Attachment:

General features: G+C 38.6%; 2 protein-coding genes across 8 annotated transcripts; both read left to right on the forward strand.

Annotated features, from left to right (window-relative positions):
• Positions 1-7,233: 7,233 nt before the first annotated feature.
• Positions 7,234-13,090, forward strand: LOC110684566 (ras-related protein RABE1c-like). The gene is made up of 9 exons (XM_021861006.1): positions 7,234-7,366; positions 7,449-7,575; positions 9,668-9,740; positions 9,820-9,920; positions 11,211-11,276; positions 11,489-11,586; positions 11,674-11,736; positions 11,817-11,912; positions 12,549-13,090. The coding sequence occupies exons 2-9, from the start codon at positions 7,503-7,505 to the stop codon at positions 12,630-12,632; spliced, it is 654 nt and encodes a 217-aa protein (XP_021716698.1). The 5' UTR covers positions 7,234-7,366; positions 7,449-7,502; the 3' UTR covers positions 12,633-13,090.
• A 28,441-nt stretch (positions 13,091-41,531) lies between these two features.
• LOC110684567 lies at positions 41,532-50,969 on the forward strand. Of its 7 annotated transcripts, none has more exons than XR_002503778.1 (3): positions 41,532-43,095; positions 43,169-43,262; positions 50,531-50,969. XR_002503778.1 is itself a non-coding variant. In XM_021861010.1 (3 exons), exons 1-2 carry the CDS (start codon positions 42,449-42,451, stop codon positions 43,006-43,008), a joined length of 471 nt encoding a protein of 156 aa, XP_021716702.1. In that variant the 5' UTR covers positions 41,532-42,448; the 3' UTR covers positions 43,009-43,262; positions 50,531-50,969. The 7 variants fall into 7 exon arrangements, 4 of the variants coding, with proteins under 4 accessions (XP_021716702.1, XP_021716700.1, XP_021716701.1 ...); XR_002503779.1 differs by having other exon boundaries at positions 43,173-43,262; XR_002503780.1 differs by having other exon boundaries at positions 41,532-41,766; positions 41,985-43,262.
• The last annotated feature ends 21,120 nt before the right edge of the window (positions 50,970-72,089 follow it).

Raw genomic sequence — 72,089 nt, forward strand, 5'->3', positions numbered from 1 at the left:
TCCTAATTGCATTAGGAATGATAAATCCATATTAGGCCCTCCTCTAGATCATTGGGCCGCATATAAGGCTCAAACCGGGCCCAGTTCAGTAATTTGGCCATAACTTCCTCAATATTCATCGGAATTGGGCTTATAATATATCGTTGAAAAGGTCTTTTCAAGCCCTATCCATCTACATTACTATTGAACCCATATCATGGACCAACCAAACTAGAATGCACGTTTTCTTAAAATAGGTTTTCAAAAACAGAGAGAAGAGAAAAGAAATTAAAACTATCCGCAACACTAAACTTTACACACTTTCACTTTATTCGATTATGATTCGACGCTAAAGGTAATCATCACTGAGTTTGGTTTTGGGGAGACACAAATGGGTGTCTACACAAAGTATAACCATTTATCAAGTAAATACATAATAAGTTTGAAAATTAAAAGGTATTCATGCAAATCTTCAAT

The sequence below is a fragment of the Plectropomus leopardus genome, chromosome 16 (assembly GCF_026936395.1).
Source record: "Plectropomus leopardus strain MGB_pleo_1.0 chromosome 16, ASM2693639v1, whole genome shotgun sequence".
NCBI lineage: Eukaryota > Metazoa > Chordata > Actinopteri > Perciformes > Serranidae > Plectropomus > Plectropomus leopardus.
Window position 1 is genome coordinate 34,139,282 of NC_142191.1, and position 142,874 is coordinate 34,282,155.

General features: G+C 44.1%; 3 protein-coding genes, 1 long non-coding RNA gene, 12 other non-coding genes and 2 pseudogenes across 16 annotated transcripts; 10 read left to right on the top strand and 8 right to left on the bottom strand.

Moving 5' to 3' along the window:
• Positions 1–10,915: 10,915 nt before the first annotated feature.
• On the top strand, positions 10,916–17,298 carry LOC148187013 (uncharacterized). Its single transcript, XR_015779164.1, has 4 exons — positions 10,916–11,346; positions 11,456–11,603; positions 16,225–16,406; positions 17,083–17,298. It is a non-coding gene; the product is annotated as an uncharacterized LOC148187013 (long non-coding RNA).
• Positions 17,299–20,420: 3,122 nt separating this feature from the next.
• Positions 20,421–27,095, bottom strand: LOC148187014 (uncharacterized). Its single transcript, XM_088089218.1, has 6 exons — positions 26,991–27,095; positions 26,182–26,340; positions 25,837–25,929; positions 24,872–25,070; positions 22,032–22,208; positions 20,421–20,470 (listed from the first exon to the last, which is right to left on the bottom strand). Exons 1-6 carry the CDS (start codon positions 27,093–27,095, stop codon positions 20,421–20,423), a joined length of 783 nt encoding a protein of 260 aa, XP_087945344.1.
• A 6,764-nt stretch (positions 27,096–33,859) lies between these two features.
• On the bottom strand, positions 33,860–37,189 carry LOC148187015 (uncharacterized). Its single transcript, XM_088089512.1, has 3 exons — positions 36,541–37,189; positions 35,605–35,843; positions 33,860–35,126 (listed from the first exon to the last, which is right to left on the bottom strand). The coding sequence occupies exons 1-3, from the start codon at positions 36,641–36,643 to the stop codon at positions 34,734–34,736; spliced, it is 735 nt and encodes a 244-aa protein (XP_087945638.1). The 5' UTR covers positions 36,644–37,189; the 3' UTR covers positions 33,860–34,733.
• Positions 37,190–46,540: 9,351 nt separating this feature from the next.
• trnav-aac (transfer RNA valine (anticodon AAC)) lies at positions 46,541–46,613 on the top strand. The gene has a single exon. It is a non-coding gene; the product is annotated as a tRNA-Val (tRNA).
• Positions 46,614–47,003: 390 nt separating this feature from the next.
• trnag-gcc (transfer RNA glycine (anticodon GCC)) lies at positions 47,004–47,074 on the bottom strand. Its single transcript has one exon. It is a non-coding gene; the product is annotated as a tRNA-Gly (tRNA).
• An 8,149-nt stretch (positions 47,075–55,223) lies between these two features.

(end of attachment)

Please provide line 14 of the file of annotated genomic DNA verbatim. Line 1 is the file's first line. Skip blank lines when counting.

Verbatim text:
General features: G+C 44.1%; 3 protein-coding genes, 1 long non-coding RNA gene, 12 other non-coding genes and 2 pseudogenes across 16 annotated transcripts; 10 read left to right on the top strand and 8 right to left on the bottom strand.